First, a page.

adrian-cooking-b-brailei-01 decor-food-b-brailei-02 decor-food-b-brailei-12 foodshooting-b-brailei-01 magari-b-brailei-03 muntii-macin-vedere-din-turcoaia

The Secret Ingredient at Letea

Letea village, Danube Delta

Text: Silvia Dogaru / English translation: Adriana Hoanca/photo: razvan voiculescu

Was it because of the shawl of those fishing nets, primly flung onto the shoulders of a capsized boat? Or was it something about that asparagus that put its nose into our tray lined with pieces of lamb meat?

Actually, it might have been that boy in the village who kept pestering Dana about who we were and where we came from, where we went and other essential questions that made you forget about cooking your own business, and instead prompted you into pondering the meaning of things and realizing there were so many you did not understand. It might have been the reed or the light, but it might have also been the… They were all! And it was delicious.

BI Pahar vin printre coaste barca 01 m Dana Cooking Letea 01 mDana primeste flori 01 m Dana si Bogdan la foc Letea 01 m Decor food cu foc Letea 12 m Decor food Letea 10 mFoodshooting Letea 03 m

The Silencer of Chisels

Baltatesti, Neamt

Text: Silvia Dogaru / English translation: Adriana Hoanca/photo: razvan voiculescu

When you get to browsing through this sojourn, please wipe your feet at the entrance and have some Liturgy songs playing in the background. This is pretty much the way they work here, in Maria and Vasile Cosma’s workshop. And they work hard – sometimes for as much as three years in a row for a single carved iconostasis. Speaking of artistic motives, we have some of our own! These people work in mysterious ways with their wood, but we can piously carve – if necessary – pork sirloin, pomegranate skin and quince pulp.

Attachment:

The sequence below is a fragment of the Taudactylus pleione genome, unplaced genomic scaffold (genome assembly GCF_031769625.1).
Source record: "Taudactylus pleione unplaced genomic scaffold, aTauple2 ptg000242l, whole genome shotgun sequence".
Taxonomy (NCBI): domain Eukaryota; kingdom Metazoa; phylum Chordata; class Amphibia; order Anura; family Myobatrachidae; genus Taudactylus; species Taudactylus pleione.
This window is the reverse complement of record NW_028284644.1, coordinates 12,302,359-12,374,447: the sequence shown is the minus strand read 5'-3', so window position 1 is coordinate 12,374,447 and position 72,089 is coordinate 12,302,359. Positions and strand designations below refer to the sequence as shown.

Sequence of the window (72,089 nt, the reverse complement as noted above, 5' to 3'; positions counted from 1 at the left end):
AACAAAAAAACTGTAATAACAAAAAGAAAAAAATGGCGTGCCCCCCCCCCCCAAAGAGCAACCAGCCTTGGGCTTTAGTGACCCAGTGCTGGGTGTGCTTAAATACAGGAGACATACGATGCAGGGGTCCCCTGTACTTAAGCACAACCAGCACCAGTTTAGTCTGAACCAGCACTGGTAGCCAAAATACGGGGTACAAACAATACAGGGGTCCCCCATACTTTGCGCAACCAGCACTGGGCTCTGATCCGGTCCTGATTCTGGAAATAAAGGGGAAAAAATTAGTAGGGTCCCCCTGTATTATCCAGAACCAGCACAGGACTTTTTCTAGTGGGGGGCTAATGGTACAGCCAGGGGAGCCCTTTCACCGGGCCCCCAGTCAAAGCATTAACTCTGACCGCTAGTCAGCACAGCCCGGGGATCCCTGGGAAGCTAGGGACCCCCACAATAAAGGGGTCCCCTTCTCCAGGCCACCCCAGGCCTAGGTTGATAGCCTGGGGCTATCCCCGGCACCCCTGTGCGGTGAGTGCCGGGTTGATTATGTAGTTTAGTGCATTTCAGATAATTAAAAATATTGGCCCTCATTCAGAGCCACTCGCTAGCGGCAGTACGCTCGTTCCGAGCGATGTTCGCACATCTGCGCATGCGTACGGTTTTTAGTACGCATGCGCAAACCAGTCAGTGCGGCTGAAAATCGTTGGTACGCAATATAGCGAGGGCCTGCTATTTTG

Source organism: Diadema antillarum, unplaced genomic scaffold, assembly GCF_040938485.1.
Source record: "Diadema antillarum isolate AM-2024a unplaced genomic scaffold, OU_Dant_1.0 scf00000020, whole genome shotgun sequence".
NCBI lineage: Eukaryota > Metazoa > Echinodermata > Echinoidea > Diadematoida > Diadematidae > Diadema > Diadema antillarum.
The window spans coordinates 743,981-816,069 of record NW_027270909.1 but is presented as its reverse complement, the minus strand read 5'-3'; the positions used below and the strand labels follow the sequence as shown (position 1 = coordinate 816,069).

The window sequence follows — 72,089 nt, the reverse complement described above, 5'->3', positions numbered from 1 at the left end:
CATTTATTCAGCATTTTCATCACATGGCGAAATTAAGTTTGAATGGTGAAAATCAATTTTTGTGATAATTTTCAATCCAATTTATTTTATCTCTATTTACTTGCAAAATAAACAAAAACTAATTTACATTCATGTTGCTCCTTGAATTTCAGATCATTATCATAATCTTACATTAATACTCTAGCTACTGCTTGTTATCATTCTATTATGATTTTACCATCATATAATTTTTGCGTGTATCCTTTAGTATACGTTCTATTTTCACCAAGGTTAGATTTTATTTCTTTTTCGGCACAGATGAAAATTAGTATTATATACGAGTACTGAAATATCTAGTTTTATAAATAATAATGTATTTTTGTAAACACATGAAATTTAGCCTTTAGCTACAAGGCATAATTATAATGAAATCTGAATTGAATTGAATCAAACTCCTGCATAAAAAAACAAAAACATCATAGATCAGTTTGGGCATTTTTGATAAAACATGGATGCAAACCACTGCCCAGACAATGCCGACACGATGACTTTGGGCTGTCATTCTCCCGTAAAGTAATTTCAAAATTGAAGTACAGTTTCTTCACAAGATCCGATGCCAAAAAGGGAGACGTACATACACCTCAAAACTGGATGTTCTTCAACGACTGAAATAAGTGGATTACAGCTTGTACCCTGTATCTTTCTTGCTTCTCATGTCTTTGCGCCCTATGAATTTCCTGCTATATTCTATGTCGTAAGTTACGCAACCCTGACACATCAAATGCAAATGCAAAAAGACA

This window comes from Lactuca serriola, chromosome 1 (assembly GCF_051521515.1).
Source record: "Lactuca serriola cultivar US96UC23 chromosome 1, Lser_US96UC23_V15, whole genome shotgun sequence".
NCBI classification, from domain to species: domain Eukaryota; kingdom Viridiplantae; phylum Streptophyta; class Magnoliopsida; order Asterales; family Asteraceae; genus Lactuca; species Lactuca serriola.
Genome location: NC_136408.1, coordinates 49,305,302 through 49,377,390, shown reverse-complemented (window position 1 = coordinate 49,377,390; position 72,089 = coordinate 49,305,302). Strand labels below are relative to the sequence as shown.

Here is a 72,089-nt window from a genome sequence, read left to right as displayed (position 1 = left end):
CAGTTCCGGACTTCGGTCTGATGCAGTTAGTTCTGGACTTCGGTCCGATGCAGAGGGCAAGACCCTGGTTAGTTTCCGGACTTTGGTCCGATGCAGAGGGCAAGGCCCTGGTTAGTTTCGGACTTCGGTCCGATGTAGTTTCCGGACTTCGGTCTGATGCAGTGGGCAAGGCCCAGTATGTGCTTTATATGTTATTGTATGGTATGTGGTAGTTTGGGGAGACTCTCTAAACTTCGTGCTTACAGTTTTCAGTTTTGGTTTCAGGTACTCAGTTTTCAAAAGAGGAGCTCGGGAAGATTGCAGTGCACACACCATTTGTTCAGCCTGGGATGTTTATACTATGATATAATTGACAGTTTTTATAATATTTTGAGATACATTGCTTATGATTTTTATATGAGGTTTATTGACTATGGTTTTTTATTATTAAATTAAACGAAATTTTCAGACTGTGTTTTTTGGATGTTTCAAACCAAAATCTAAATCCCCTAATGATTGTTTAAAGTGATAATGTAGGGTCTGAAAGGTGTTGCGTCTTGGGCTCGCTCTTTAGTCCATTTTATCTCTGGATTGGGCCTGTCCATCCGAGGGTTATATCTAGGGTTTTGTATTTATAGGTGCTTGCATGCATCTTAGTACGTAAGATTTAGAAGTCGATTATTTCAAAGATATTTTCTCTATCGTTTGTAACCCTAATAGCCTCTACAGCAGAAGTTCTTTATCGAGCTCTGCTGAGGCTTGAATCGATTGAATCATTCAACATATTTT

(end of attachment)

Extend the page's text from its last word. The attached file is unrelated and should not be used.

Cozma sculptor popular Baltatesti 01 m decor dalti Baltatesti 12 m Decor food Baltatesti 01 m Decor food Baltatesti 08 m Decor sculptura Baltatesti 05 m Foodshooting Baltatesti 01 m Gazda ea Baltatesti 01 m

Here there’s a mystery…

Draghia Village, Lapus Country

Text: Silvia Dogaru / English translation: Adriana Hoanca/photo: razvan voiculescu

At Draghia, in Lapus Country, there is a cheerful angel hiding in the old church up on the hill. If you look up, it will smile and send you happy thoughts from one of the hundreds of years old blue wall.

It was during Lent when we got there, mother Viuca was mashing her buns in the church’s yard, Maramures’ “essential” and hearty pastry. Next to her, our unbottomed pan vailed its pride and births our Lenten meal, rice with minced vegetables.

In its cold and simplicity, the Land of Lapus grabbed hold of our souls and invigorated us, shoving the stroke of a cheerful angel into our luggage…

01 Biserica Draghia 01 02 Bunica Viuca la biserica Draghia 02 m 03 Decor Ciocane de toaca Draghia 01 m 04 Decor food Draghia 11 m 05 Foodshooting Draghia 05 m 06 Decor food Draghia 04 m 07 Foodshooting Draghia 02 m 08 inger vesel biserica Draghia m

Old Song


Text: Silvia Dogaru / English translation: Adriana Hoanca/photo: razvan voiculescu

Hot on the trail of the old fairs in OItenia, we straggled and strayed on withering roads till we got to Cornatel, on the westward bank of the Mostistea River. We found a cottage surrounded by unmowed sadness, growing around on the beat of belladonna and field flowers. We were left in the middle of the lane with a waggish stone-deaf geezer who inspired Dana with an old-style contrivance banged on the embers: reels of baked corn, curls of carved lard, pork and baked peppers. One glass of wine and the song is ready: “What you see is what you get, sometimes you just have to fret”.

Dana si Gazda Cornatel 02 Decor food cu VES sat Cornatel 01 Decor food sat Cornatel 03 decor food sat Cornatel 05 Decor food sat Cornatel 07 Foodshooting vin sat Cornatel 01

Milling Around

Rudarie, Caras Severin

Text: Silvia Dogaru / English translation: Adriana Hoanca/photo: razvan voiculescu

The Banat season was opened by Horia in Rudarie – the land of water mills. You can find plenty of them around here – small and cozy, each of them with its own legends and vibrations. Of course we chose – what else but – the wackiest. The villagers call it “The Stubborn”, because it works differently, going counter-clockwise. They say that if you go inside and close the door behind you, time turns back and you get younger. This is no hydraulics, but pure devilish device, and all the water mills in Rudarie have their own legends of devils, werewolves and fairies. We had been enmeshed, so what could we do? Simply stir the leviathan: our sturdy roseate lobster, chilled in a drain of green salad with okra pods and ginger sauce.

Decor food Rudarie 01 m-5 decor pahar vin Rudarie 01 m-5 Foodshooting Rudarie 02 m-5 Horia cu pahar Rudarie 01 m-4 Horia pe podet Rudarie 01 m-5  Moara Rudarie 01 m-5